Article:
New technologies have brought unprecedented convenience and connectivity to our lives. Their evolution has also inherently created security and privacy challenges.
A Transforming Workplace
Wireless networks allow employees to work from anywhere, often using their personal devices. So how are businesses balancing staffer freedom and the protection of corporate data? Wireless networks have transformed how we work. Many employees can now work from anywhere with a steady signal, such as coffee shops, airports and airplanes. Within offices, they can roam freely, bringing laptops to meetings or quiet rooms while continuing to collaborate and access files online. Personal smartphones double as work devices. Cellular data has played a big role here, as has Wi-Fi, allowing data transfer at speeds previously reserved for wired connections. This freedom of movement has far-reaching implications for employee creativity if security can be kept in check.
The Varied 5G Landscape
The speed and increased bandwidth of 5G technology will be beneficial to consumers, but will also potentially enhance certain threats, like faster propagation of malware and bigger distributed denial of service (DDoS) attacks. Compared to 4G, 5G networks have an improved ability to process information. That is, the ability to prevent threats by using enhanced intelligence. With the collected data, network operators can have better profiling for attackers and get intelligence from the widest range of sources possible – Yang Xiang, IEEE Senior Member, Dean of the Digital Research and Innovation Capability Platform, Swinburne University of Technology (Australia)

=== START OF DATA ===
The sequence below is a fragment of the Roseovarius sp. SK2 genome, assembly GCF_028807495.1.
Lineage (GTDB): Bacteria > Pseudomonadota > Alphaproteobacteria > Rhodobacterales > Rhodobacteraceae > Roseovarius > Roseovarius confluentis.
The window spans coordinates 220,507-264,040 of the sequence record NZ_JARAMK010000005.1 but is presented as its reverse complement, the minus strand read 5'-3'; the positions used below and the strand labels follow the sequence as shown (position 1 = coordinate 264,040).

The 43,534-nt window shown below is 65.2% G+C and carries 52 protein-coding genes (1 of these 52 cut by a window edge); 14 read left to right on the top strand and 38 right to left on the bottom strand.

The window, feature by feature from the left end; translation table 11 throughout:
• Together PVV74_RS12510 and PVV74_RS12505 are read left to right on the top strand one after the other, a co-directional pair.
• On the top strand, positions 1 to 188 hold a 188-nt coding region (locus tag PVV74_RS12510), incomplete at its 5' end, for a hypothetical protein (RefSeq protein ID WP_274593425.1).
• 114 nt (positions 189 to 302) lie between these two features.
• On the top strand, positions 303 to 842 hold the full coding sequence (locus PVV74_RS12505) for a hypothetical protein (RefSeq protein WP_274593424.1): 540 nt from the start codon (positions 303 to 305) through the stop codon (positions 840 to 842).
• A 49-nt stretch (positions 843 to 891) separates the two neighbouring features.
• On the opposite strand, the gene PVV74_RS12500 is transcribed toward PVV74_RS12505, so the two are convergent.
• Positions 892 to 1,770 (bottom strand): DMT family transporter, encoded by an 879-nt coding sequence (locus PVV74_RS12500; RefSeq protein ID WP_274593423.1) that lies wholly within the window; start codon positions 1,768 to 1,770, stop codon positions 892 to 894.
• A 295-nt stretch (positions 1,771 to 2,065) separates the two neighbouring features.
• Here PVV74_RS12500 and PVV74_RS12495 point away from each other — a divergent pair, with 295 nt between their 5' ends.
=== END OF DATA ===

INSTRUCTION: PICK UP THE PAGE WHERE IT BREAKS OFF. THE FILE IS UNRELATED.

Public Wi-Fi and the Tradeoffs of Convenience
Public Wi-Fi can feel like a lifesaver when trying to work on the go, but there’s the risk that a hotspot has been set up deliberately to intercept traffic and tamper with data. Part of the set of enhancements recently announced by the Wi-Fi Alliance is a protocol called OWE (Opportunistic Wireless Encryption), which always encrypts a connection. You’re not getting the authentication. But it’s a replacement for open networks, and data is now always encrypted. No one can, in the clear, look at all the data being transmitted – Dorothy Stanley, IEEE Member